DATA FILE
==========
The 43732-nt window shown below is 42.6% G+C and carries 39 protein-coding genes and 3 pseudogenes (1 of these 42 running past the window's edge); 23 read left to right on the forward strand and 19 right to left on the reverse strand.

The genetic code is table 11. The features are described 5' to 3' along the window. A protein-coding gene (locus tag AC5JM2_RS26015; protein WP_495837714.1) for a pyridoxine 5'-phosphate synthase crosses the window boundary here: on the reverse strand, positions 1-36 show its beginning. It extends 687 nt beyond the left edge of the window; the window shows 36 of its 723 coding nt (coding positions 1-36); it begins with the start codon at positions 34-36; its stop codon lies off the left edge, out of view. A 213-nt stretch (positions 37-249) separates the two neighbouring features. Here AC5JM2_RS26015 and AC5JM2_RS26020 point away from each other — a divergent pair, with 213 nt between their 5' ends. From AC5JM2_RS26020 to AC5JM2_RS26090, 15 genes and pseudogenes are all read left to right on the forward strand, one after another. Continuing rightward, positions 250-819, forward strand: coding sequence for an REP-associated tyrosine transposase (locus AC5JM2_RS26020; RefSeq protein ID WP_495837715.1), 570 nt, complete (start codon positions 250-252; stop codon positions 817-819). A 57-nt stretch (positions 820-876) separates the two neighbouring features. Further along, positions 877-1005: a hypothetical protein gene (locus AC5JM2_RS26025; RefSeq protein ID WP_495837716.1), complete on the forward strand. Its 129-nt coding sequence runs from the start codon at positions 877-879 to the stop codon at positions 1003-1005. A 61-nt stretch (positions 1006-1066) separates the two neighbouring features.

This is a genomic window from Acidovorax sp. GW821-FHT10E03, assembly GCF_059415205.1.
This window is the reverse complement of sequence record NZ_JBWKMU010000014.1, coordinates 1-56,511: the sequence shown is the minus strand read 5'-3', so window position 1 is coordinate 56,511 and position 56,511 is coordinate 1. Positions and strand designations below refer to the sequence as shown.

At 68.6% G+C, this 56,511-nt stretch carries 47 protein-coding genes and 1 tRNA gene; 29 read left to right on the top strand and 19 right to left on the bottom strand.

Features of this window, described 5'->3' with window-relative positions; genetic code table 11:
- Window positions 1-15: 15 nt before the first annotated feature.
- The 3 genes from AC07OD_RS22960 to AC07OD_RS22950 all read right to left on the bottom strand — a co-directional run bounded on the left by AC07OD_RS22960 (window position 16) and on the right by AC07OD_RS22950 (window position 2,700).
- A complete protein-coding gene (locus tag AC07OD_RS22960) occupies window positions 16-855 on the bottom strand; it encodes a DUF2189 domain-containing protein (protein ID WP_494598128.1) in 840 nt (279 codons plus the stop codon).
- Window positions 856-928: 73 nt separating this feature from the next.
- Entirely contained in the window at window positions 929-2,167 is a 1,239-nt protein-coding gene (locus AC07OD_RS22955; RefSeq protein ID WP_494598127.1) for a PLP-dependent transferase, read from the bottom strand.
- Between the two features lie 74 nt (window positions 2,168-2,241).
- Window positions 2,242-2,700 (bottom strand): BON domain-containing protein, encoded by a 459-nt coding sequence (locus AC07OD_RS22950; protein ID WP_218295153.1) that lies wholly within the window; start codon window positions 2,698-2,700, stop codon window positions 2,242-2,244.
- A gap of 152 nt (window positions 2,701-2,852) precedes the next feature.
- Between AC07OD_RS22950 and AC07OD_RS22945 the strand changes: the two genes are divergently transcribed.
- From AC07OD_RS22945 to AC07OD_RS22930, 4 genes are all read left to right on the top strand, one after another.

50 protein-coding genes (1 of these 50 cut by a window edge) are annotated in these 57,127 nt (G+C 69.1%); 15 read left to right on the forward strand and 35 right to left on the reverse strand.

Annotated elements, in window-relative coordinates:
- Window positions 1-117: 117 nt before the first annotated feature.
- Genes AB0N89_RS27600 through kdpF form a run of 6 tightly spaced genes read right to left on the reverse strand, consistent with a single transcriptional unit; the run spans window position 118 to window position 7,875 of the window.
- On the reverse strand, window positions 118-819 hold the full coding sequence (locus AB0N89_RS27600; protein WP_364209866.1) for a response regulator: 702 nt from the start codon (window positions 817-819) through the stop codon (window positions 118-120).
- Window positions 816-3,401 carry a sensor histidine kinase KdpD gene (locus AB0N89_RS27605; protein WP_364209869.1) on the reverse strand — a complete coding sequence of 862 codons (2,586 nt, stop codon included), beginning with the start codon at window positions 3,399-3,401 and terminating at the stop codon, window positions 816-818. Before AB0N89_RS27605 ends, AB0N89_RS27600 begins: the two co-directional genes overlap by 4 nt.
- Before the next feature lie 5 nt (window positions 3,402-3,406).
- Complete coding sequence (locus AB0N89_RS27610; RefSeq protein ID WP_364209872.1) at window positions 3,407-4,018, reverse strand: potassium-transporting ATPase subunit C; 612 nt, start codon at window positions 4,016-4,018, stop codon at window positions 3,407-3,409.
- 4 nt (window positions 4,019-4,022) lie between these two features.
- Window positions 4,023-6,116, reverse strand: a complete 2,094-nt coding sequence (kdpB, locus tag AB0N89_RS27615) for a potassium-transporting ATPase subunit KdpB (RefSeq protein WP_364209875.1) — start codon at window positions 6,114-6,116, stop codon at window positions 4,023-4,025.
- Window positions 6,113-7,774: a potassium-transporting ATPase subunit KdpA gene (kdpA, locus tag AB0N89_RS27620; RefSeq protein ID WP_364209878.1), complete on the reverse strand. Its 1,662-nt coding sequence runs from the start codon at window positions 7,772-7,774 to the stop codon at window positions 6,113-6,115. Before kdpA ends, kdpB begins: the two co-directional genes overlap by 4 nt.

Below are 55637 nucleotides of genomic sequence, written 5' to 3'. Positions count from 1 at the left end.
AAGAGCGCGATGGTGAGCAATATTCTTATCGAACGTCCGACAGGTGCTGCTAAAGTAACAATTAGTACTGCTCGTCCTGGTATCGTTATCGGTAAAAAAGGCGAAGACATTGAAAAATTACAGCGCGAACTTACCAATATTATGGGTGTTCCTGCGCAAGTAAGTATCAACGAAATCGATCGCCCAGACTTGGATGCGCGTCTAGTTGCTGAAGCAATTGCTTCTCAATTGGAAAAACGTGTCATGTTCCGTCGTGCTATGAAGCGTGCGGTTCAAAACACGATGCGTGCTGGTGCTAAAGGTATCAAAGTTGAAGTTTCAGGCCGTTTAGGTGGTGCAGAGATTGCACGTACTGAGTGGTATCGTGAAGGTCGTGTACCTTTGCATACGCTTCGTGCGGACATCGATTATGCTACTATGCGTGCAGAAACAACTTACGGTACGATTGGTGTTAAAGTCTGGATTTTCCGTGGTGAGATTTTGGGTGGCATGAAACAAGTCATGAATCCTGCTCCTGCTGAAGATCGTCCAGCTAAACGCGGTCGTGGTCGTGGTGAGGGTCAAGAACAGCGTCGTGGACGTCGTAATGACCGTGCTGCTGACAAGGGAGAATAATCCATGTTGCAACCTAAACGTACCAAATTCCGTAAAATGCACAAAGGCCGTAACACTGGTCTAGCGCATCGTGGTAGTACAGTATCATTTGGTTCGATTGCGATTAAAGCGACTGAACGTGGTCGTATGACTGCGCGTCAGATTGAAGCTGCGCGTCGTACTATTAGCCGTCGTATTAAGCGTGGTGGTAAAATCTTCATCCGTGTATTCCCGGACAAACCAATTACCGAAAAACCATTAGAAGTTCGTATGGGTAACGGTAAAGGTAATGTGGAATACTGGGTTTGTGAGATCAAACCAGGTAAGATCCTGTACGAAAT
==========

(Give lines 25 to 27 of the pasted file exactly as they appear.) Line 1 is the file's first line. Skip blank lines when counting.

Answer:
- 4 nt (window positions 4,019-4,022) lie between these two features.
- Window positions 4,023-6,116, reverse strand: a complete 2,094-nt coding sequence (kdpB, locus tag AB0N89_RS27615) for a potassium-transporting ATPase subunit KdpB (RefSeq protein WP_364209875.1) — start codon at window positions 6,114-6,116, stop codon at window positions 4,023-4,025.
- Window positions 6,113-7,774: a potassium-transporting ATPase subunit KdpA gene (kdpA, locus tag AB0N89_RS27620; RefSeq protein ID WP_364209878.1), complete on the reverse strand. Its 1,662-nt coding sequence runs from the start codon at window positions 7,772-7,774 to the stop codon at window positions 6,113-6,115. Before kdpA ends, kdpB begins: the two co-directional genes overlap by 4 nt.